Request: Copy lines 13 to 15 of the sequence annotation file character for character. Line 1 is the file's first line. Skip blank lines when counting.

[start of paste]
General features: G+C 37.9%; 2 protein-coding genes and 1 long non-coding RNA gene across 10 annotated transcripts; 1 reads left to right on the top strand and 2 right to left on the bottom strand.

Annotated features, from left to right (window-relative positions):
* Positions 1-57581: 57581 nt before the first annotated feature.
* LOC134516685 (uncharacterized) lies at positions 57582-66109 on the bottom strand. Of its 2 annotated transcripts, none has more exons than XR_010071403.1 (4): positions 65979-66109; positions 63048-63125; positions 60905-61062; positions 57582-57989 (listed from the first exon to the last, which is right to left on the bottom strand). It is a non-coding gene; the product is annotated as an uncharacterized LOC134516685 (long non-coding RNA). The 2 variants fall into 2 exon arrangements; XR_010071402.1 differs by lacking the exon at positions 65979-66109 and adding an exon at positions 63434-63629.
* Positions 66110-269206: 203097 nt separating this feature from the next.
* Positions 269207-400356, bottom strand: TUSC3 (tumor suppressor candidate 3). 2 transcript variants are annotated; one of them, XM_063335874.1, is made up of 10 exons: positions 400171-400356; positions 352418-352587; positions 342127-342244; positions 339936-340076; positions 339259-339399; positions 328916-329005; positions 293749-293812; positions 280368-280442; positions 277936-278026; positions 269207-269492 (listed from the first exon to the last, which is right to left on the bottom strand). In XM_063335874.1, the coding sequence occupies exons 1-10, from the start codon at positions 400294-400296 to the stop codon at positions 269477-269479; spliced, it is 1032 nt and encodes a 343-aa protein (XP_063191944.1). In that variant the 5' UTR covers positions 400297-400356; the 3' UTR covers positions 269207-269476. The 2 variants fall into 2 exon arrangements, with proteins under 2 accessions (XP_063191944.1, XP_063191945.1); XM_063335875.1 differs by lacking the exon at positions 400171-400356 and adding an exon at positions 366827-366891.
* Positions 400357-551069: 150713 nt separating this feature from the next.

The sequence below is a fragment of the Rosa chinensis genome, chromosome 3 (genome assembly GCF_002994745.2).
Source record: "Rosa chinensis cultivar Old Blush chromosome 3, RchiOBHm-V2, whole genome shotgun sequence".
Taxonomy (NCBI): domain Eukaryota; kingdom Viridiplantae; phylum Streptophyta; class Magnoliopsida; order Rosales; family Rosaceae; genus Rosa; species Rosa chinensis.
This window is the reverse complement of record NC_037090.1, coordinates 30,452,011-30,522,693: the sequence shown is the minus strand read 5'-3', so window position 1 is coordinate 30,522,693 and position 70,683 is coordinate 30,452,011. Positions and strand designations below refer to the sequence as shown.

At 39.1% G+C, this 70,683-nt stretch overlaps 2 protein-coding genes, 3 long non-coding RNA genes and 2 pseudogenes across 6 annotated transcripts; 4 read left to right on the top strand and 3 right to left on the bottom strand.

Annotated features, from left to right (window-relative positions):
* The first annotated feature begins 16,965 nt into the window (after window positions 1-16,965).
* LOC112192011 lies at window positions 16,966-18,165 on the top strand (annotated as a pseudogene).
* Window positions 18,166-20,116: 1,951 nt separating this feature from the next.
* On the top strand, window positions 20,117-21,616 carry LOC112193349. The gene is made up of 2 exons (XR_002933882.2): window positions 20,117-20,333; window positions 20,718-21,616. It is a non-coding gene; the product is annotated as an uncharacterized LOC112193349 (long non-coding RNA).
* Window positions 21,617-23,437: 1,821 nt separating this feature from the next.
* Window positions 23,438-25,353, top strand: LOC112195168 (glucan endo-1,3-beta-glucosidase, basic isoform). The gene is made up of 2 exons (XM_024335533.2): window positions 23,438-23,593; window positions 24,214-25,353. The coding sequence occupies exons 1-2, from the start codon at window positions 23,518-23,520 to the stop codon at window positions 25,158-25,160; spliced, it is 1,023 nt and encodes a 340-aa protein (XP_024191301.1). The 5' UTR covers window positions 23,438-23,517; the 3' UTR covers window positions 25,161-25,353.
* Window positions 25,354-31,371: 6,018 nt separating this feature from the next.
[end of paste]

Annotated features, from left to right (window-relative positions):
* The first annotated feature begins 16,965 nt into the window (after window positions 1-16,965).
* LOC112192011 lies at window positions 16,966-18,165 on the top strand (annotated as a pseudogene).